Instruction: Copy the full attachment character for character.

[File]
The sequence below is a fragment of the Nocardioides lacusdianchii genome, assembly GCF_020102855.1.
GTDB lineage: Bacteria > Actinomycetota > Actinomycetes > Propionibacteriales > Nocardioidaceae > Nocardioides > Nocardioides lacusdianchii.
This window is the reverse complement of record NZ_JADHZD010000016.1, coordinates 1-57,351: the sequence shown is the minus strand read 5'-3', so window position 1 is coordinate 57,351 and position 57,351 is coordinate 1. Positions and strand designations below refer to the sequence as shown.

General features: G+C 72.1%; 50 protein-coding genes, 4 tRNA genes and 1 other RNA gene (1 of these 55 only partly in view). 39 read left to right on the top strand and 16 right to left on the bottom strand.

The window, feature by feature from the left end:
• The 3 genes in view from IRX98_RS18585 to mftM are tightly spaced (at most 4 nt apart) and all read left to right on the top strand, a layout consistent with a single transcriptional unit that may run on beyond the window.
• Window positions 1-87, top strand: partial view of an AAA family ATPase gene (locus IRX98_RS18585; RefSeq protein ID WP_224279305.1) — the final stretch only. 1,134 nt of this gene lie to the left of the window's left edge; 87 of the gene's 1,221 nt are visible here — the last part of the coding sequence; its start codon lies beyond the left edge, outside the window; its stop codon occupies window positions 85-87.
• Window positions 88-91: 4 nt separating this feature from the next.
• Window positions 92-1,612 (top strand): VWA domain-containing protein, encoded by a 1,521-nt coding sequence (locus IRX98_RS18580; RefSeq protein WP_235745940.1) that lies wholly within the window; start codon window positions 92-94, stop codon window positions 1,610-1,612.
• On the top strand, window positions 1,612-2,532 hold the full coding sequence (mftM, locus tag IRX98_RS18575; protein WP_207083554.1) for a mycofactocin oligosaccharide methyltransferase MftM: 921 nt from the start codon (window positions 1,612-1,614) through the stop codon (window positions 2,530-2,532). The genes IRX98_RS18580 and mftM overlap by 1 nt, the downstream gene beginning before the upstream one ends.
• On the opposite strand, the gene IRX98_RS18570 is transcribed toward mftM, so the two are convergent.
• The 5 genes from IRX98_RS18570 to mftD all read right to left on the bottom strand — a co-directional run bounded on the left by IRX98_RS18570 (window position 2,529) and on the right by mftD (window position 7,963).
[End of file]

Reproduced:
The sequence below is a fragment of the Nocardioides lacusdianchii genome, assembly GCF_020102855.1.
GTDB lineage: Bacteria > Actinomycetota > Actinomycetes > Propionibacteriales > Nocardioidaceae > Nocardioides > Nocardioides lacusdianchii.
This window is the reverse complement of record NZ_JADHZD010000016.1, coordinates 1-57,351: the sequence shown is the minus strand read 5'-3', so window position 1 is coordinate 57,351 and position 57,351 is coordinate 1. Positions and strand designations below refer to the sequence as shown.

General features: G+C 72.1%; 50 protein-coding genes, 4 tRNA genes and 1 other RNA gene (1 of these 55 only partly in view). 39 read left to right on the top strand and 16 right to left on the bottom strand.

The window, feature by feature from the left end:
• The 3 genes in view from IRX98_RS18585 to mftM are tightly spaced (at most 4 nt apart) and all read left to right on the top strand, a layout consistent with a single transcriptional unit that may run on beyond the window.
• Window positions 1-87, top strand: partial view of an AAA family ATPase gene (locus IRX98_RS18585; RefSeq protein ID WP_224279305.1) — the final stretch only. 1,134 nt of this gene lie to the left of the window's left edge; 87 of the gene's 1,221 nt are visible here — the last part of the coding sequence; its start codon lies beyond the left edge, outside the window; its stop codon occupies window positions 85-87.
• Window positions 88-91: 4 nt separating this feature from the next.
• Window positions 92-1,612 (top strand): VWA domain-containing protein, encoded by a 1,521-nt coding sequence (locus IRX98_RS18580; RefSeq protein WP_235745940.1) that lies wholly within the window; start codon window positions 92-94, stop codon window positions 1,610-1,612.
• On the top strand, window positions 1,612-2,532 hold the full coding sequence (mftM, locus tag IRX98_RS18575; protein WP_207083554.1) for a mycofactocin oligosaccharide methyltransferase MftM: 921 nt from the start codon (window positions 1,612-1,614) through the stop codon (window positions 2,530-2,532). The genes IRX98_RS18580 and mftM overlap by 1 nt, the downstream gene beginning before the upstream one ends.
• On the opposite strand, the gene IRX98_RS18570 is transcribed toward mftM, so the two are convergent.
• The 5 genes from IRX98_RS18570 to mftD all read right to left on the bottom strand — a co-directional run bounded on the left by IRX98_RS18570 (window position 2,529) and on the right by mftD (window position 7,963).